During the webinar, Smiarowski presented a recorded interview with Ripley, who operates a family farm that produces hay, maple syrup, and blueberries. Since 120 acres of his land is planted to hay — an important crop for his operation — and he’s also expanding his beef operation, now at 13 head, PRF has become an important part of his farm’s planning.

Last year, Ripley raised 1,200 square bales of hay he markets to the horse, sheep and alpaca industries.

For the past three years, Ripley has purchased PRF coverage.

“I felt it was another way to cover potential risk and our assets,” Ripley said. “The program outlined for us was very good. It gave us choices. You don’t have to put all your acres in and you can pick the months.”

He insured three-quarters of his acres each year. With droughts in 2016 and 2017, he received back a 6 to 1 ratio benefit for every dollar he invested in premiums. But for 2018, he anticipates not receiving back anything.

Ripley said that his insurance agent helped him decide what two-month intervals would likely represent the best months to cover to provide the most benefit.

He paid an average cost per acre of $23 in premiums.

“You’re harvesting a fair amount of hay per acre, so that’s a pretty low cost for protection,” he said.

Ripley takes the 85 percent coverage level at 150 percent of the price.

“In the first two years, we had good luck with it,” Ripley said. “We had two very dry periods in the first year and part of one period was quite dry in the second year. The other wasn’t quite as dry.”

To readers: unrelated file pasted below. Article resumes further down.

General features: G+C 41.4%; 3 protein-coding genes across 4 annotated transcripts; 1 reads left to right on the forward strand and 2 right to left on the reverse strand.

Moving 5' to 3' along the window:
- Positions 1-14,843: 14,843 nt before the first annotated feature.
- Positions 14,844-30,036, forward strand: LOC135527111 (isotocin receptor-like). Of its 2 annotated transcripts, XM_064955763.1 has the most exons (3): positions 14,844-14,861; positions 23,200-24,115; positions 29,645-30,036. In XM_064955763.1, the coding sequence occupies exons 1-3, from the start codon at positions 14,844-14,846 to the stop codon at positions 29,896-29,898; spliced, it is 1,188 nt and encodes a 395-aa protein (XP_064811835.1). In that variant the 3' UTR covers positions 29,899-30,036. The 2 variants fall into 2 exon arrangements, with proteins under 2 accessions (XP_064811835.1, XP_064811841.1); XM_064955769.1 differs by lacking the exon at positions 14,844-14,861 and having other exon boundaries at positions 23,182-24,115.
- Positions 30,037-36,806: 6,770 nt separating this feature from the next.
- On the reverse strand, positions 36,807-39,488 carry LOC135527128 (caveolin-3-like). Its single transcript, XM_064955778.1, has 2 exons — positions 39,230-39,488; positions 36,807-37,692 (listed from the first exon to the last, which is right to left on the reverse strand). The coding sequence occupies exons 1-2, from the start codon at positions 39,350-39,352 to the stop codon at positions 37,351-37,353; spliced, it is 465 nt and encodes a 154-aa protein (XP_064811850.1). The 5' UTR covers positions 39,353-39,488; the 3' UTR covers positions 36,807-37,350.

Farmers don’t have to file any paperwork, since the payments they receive are automatically triggered by precipitation levels for their coverage period within their geographic area.

“The policies have been very good to us,” Ripley said. “If you’ve got a fairly large haying and pasture operation, look into getting a policy.”

Paul Russell said that premiums are due at the end of the following growing season on Sept. 30. Farmers also pay a $30 fee when signing up.

“If you receive an indemnity payment, the premium is deducted from it,” Russell said.

Severson reviewed a PRF decision support tool found at www.prodwebnlb.rma.usda.gov/apps/prf.

Operators can select the index interval, percent of value, intended use, irrigation practice, coverage level, productivity factor, insurable interest and insured acres, and then enter the sample year.

He entered the data from Riley’s farm last year, and said that the policy cost $43. USDA paid $23 of the policy. Riley received $12,245.

“That was a pretty good investment that year that covered some of his losses,” Severson said. “If you reduce productivity, you won’t realize as large of an indemnity if you suffer a loss.”

He also said that organic transitional or organic certified may be selected for haying but not grazing.

Sponsors of the free webinar include University of Maine Cooperative Extension, University of Massachusetts Extension, University of Rhode Island Cooperative Extension, and Cornell University Cooperative Extension with funding from the USDA Risk Management Agency.

Source: Deborah Jeanne Sergeant, Lancaster Farming